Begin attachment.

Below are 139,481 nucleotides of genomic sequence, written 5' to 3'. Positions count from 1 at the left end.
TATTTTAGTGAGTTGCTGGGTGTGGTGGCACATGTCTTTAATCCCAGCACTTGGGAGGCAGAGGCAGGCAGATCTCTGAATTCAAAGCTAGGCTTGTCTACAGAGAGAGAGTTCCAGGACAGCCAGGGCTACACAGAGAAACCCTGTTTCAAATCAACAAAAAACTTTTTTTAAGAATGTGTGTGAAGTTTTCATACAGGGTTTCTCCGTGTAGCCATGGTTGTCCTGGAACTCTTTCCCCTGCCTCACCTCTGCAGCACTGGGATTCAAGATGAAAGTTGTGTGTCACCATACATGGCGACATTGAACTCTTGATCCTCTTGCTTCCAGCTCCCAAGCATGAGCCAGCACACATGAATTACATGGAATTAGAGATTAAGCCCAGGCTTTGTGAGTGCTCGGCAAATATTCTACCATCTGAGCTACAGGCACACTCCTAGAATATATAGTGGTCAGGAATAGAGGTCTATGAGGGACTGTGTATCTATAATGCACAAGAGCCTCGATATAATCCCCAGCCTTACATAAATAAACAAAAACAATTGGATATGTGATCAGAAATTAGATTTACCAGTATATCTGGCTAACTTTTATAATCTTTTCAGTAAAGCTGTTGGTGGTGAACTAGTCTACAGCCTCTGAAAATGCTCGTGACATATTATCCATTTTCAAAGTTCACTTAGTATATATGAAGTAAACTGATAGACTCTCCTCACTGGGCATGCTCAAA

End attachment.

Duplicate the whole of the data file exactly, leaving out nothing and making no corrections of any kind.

Below are 139,481 nucleotides of genomic sequence, written 5' to 3'. Positions count from 1 at the left end.
TATTTTAGTGAGTTGCTGGGTGTGGTGGCACATGTCTTTAATCCCAGCACTTGGGAGGCAGAGGCAGGCAGATCTCTGAATTCAAAGCTAGGCTTGTCTACAGAGAGAGAGTTCCAGGACAGCCAGGGCTACACAGAGAAACCCTGTTTCAAATCAACAAAAAACTTTTTTTAAGAATGTGTGTGAAGTTTTCATACAGGGTTTCTCCGTGTAGCCATGGTTGTCCTGGAACTCTTTCCCCTGCCTCACCTCTGCAGCACTGGGATTCAAGATGAAAGTTGTGTGTCACCATACATGGCGACATTGAACTCTTGATCCTCTTGCTTCCAGCTCCCAAGCATGAGCCAGCACACATGAATTACATGGAATTAGAGATTAAGCCCAGGCTTTGTGAGTGCTCGGCAAATATTCTACCATCTGAGCTACAGGCACACTCCTAGAATATATAGTGGTCAGGAATAGAGGTCTATGAGGGACTGTGTATCTATAATGCACAAGAGCCTCGATATAATCCCCAGCCTTACATAAATAAACAAAAACAATTGGATATGTGATCAGAAATTAGATTTACCAGTATATCTGGCTAACTTTTATAATCTTTTCAGTAAAGCTGTTGGTGGTGAACTAGTCTACAGCCTCTGAAAATGCTCGTGACATATTATCCATTTTCAAAGTTCACTTAGTATATATGAAGTAAACTGATAGACTCTCCTCACTGGGCATGCTCAAA